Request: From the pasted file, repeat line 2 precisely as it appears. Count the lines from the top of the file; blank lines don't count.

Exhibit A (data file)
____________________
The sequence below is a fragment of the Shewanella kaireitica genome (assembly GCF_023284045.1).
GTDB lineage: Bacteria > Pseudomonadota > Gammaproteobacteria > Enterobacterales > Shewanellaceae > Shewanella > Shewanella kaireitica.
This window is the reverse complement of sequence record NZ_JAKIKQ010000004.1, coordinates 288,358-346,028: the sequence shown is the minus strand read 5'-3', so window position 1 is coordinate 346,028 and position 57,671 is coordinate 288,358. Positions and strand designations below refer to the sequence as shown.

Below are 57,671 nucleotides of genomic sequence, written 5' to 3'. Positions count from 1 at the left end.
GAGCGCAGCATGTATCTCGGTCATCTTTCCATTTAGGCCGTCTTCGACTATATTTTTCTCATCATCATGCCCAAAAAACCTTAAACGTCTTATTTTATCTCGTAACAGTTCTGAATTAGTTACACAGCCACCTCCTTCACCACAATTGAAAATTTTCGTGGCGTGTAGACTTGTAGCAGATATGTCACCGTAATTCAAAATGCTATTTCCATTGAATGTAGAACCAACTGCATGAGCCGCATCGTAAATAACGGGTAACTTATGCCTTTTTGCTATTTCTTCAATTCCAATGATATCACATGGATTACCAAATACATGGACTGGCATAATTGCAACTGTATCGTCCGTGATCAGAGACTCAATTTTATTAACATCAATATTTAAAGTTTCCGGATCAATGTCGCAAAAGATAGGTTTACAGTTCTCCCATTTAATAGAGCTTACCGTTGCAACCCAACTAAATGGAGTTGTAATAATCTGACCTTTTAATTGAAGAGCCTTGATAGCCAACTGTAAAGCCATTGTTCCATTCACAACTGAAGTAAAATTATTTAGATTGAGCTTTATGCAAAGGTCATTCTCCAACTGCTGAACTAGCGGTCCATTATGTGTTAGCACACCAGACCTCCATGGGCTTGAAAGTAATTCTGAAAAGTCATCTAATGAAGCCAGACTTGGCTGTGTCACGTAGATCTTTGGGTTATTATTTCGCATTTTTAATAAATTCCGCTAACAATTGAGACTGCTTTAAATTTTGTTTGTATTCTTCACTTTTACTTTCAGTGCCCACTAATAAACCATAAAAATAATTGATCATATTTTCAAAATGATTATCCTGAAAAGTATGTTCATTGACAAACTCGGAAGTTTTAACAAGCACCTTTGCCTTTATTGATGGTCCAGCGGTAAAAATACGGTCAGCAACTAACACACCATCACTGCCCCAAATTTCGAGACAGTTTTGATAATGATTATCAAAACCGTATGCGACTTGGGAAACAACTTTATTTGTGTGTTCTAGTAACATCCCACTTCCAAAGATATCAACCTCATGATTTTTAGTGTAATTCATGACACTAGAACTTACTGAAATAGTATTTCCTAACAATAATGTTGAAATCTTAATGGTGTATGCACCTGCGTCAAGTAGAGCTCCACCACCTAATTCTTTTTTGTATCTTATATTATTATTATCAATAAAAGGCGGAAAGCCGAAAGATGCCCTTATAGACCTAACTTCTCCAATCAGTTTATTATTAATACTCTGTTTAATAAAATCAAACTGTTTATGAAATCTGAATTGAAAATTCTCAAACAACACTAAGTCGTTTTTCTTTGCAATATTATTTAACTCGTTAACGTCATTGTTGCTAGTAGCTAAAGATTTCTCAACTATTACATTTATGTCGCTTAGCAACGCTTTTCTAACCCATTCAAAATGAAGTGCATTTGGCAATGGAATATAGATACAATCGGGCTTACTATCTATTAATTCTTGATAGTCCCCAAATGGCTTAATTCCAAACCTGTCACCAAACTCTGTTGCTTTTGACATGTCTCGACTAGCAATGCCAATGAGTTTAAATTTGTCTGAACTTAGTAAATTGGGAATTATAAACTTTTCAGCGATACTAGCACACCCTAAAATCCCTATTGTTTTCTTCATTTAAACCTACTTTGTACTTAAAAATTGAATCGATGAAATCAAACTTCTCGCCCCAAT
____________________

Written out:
GTDB lineage: Bacteria > Pseudomonadota > Gammaproteobacteria > Enterobacterales > Shewanellaceae > Shewanella > Shewanella kaireitica.